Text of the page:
Is Microsoft betting on Media Center to save its Windows slate bacon?

Summary:I've heard recurring rumors that Microsoft might develop its own optional "shell" for slate makers that would make Windows 7 touch-centric than touch-additive. But maybe Microsoft is simply going to encourage its OEM partners to use the Windows Media Center interface, or at least elements of it, to create more touch-friendly Windows slate interfaces.

One of the biggest knocks against Windows 7 slates is the interface. Yes, Windows 7 can handle touch. But no, it is not touch-centric.

Some OEMs have taken matters into their own hands and created custom touch interfaces that make Windows 7 (or Windows Embedded Compact, for those slate/tablet makers who are building around that operating system instead of full Windows 7). The so-called "Connect Four" interface on the coming ExoPC slates is one example.

I've heard recurring rumors that Microsoft might develop its own optional "shell" for slate makers that would make Windows 7 touch-centric than touch-additive. By providing such an interface, Microsoft would avoid the lack of a consistent and standardized interface that have plagued Android and Windows Mobile developers and users.

But now I'm wondering whether Microsoft is simply going to encourage its OEM partners to use the Windows Media Center interface, or at least elements of it, to create more touch-friendly Windows slate interfaces.

Blogger Mark Wilson, who is a solution architect for an IT services company there, posted some interesting tidbits from the UK TechDays Ballmer Q&A. In response to a question about Microsoft's planned slate strategy and the suitability of Windows 7 for the slate form factor, Ballmer responded:

“Yeah, what you’ll see over the course of the next year is us doing more and more work with our hardware partners creating hardware-software optimisations with Windows 7 and with Windows 7 Media Center [...] Media Center is big and, when people say ‘hey, we could optimise more for clients’ I think what they generally mean is ‘Big Buttons’.  Big Buttons that’s, I think, a codeword for Big Buttons and Media Center is Big Buttons not Little Buttons. I’m not trying to trivialise that – it’s a real issue."

(It's worth noting that the Media Center UI is the precursor to the ZuneHD and Metro interface. For all those calling for Windows Phone OS 7-based slates, maybe a Windows slate with Media Center's big buttons and type is the next-best thing?)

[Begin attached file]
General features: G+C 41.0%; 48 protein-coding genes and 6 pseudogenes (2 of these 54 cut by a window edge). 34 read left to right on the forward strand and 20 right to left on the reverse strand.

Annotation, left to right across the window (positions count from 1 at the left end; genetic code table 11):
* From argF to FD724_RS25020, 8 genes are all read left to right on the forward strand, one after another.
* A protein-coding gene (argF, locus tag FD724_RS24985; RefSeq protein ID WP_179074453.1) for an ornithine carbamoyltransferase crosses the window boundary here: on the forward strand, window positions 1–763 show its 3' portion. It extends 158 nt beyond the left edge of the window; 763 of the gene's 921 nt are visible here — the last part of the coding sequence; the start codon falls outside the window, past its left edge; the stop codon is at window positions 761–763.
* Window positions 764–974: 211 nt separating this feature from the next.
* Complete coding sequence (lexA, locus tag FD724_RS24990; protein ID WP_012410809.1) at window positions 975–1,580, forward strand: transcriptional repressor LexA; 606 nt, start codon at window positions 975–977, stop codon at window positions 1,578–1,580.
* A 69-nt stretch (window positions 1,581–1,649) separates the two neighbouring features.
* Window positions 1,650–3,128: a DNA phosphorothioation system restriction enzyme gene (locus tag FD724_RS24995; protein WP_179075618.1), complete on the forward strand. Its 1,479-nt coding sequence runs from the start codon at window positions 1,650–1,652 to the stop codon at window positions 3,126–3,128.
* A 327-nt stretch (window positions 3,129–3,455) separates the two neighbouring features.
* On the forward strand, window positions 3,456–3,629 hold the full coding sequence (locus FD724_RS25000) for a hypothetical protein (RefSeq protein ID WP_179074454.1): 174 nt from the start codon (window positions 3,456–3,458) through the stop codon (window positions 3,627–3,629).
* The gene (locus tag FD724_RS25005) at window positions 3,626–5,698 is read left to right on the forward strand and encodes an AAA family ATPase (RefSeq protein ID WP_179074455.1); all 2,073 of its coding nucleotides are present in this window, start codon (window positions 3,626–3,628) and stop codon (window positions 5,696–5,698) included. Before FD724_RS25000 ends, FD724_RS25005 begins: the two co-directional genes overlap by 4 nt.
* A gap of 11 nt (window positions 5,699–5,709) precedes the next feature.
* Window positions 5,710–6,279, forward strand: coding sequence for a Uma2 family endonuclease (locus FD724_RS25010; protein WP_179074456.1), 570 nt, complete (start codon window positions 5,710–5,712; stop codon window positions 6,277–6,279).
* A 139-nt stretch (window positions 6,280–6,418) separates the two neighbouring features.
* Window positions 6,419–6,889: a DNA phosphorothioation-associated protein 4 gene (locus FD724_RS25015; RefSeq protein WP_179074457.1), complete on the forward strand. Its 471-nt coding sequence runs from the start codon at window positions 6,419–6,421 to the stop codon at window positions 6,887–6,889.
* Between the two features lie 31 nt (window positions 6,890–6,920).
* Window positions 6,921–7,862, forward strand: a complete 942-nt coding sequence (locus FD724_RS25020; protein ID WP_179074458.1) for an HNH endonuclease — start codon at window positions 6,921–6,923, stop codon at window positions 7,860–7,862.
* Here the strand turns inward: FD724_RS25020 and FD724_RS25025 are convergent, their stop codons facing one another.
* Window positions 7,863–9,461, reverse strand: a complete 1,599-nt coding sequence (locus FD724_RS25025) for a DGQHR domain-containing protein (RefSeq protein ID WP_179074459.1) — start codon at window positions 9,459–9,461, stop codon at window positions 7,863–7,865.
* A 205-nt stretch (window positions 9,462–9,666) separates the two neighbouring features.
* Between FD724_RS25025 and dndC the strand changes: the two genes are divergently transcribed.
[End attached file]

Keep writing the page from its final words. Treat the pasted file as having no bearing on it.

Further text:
Ballmer went on to say that Microsoft won't be releasing any kind of interim version of Windows (between 7 and 8) that will be optimized for slates. (That's been another rumor/theory making the rounds.) Ballmer reiterated that Microsoft will be focusing on making "the next version of Windows" optimized for slates, among other form factors -- something we know already from some Windows 8 partner slides that leaked earlier this year.

Until Windows 8 rolls out (2012?), Microsoft is going to focus on getting OEMs to work with features and functionality that's already out there in some form, Ballmer emphasized.

"(I)t turns out that if we just optimise settings and the configuration of Windows it can be a lot more usable through touch, even on today’s systems – we’re doing that work with the OEMs," Ballmer said. "We’re doing work with the OEMs to make sure that they treat ink also as a first class citizen," he added.

I'm wondering whether Microsoft is simply trying to get its partners to customize to look more like Media Center, or to actually make Media Center technologies key to the coming Windows-based slates. Remember: When Microsoft officials talk about "Windows slates," sometimes they mean Windows 7 slates and sometimes they mean Windows Embedded slates.

Microsoft released to manufacturing Windows Embedded Standard 7 -- codenamed "Quebec" -- in April 2010. Company officials have said that product is for OEMs who want to include Windows 7 features and capabilities in their TVs, set-top boxes and "other specialized devices."

Embedded Standard is a componentized version of Windows 7. It includes Windows 7 features, ranging from support for Active Directory group policies and Virtual Desktop Infrastructure (VDI), to Aero, Windows Touch, IE 8 and more. The most potentially interesting new addition to the version 7 release of the Embedded Standard platform, however, was Windows Media Center and Windows Media Player 12 functionality, the Softies said.

Windows Embedded Compact 7 -- which Microsoft has still not yet released to manufacturing, but is still due to RTM in calendar 2010 -- already has been seen in prototype form in some Windows slates/tablets. Microsoft and its partners showed off this summer slates running the near-final Embedded Compact 7 code.

Topics: Windows, Hardware, Microsoft, Mobility, Operating Systems, Software

About

Mary Jo Foley has covered the tech industry for 30 years for a variety of publications, including ZDNet, eWeek and Baseline. She is the author of Microsoft 2.0: How Microsoft plans to stay relevant in the post-Gates era (John Wiley & Sons, 2008). She also is the cohost of the "Windows Weekly" podcast on the TWiT network. Got a tip? Se... Full Bio

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